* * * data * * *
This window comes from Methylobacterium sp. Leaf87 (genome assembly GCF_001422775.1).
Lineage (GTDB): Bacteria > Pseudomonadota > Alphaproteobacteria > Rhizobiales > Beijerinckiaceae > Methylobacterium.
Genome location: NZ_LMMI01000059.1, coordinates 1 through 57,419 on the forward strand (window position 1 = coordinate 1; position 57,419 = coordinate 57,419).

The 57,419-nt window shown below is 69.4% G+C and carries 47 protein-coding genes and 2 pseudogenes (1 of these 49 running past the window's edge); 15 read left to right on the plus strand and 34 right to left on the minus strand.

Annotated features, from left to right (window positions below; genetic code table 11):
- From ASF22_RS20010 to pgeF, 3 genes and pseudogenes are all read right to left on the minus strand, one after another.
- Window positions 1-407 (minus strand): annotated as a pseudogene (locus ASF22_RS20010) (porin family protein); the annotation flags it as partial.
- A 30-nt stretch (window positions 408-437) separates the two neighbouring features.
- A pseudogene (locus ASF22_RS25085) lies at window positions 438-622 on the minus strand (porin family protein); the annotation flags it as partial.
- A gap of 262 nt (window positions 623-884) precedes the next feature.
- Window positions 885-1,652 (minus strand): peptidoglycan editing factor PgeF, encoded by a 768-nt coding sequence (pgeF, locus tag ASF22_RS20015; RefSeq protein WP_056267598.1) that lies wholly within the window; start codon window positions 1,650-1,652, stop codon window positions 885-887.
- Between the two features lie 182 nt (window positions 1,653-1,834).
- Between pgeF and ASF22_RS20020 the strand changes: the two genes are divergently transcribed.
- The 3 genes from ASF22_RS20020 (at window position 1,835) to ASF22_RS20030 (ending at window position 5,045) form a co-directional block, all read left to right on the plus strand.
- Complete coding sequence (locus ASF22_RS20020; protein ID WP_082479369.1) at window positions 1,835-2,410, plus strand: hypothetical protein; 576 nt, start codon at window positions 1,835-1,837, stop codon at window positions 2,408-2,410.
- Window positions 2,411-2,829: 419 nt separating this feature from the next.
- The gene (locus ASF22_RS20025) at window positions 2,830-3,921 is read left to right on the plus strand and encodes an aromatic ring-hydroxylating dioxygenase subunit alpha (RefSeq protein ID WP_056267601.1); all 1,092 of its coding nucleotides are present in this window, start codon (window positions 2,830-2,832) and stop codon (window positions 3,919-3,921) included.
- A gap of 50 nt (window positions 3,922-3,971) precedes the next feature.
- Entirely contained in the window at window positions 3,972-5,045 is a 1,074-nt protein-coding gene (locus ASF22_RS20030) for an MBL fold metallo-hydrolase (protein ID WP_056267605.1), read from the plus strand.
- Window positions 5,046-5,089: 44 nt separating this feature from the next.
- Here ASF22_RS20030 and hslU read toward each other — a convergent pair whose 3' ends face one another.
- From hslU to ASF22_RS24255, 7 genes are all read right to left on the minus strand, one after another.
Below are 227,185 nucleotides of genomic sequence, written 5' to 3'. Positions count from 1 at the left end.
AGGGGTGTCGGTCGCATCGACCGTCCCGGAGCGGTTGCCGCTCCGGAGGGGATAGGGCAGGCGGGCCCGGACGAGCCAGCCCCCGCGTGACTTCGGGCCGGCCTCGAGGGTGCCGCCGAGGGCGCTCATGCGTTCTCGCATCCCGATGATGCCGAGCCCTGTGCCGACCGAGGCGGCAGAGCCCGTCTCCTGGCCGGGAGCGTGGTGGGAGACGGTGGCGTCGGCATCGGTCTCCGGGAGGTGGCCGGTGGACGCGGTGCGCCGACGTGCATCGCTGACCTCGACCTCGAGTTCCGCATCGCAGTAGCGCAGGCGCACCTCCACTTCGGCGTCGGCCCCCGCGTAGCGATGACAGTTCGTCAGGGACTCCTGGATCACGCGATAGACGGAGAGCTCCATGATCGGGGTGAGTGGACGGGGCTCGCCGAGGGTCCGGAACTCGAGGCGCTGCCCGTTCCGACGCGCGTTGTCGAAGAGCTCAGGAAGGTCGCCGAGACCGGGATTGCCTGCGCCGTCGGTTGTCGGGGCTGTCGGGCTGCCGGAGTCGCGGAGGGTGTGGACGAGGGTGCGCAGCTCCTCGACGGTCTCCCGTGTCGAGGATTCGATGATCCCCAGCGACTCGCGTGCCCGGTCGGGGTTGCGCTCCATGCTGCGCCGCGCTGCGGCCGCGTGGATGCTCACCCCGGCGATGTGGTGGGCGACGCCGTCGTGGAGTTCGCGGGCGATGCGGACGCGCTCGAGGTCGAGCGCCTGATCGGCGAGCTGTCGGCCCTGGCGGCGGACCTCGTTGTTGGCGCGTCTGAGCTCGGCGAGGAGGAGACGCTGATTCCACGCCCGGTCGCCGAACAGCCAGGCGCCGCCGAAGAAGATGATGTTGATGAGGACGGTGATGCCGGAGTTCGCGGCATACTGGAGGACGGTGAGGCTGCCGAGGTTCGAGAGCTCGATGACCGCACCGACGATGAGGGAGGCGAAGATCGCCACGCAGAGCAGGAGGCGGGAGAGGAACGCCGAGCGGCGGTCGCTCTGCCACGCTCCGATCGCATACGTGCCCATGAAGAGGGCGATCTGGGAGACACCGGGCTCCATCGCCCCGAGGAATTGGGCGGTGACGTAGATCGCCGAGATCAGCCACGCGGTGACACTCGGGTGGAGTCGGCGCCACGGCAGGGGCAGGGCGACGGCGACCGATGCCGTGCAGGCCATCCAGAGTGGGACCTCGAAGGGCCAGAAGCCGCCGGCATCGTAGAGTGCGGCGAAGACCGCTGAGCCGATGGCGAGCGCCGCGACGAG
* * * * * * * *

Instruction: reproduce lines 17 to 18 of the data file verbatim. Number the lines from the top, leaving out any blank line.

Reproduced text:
- The gene (locus ASF22_RS20025) at window positions 2,830-3,921 is read left to right on the plus strand and encodes an aromatic ring-hydroxylating dioxygenase subunit alpha (RefSeq protein ID WP_056267601.1); all 1,092 of its coding nucleotides are present in this window, start codon (window positions 2,830-2,832) and stop codon (window positions 3,919-3,921) included.
- A gap of 50 nt (window positions 3,922-3,971) precedes the next feature.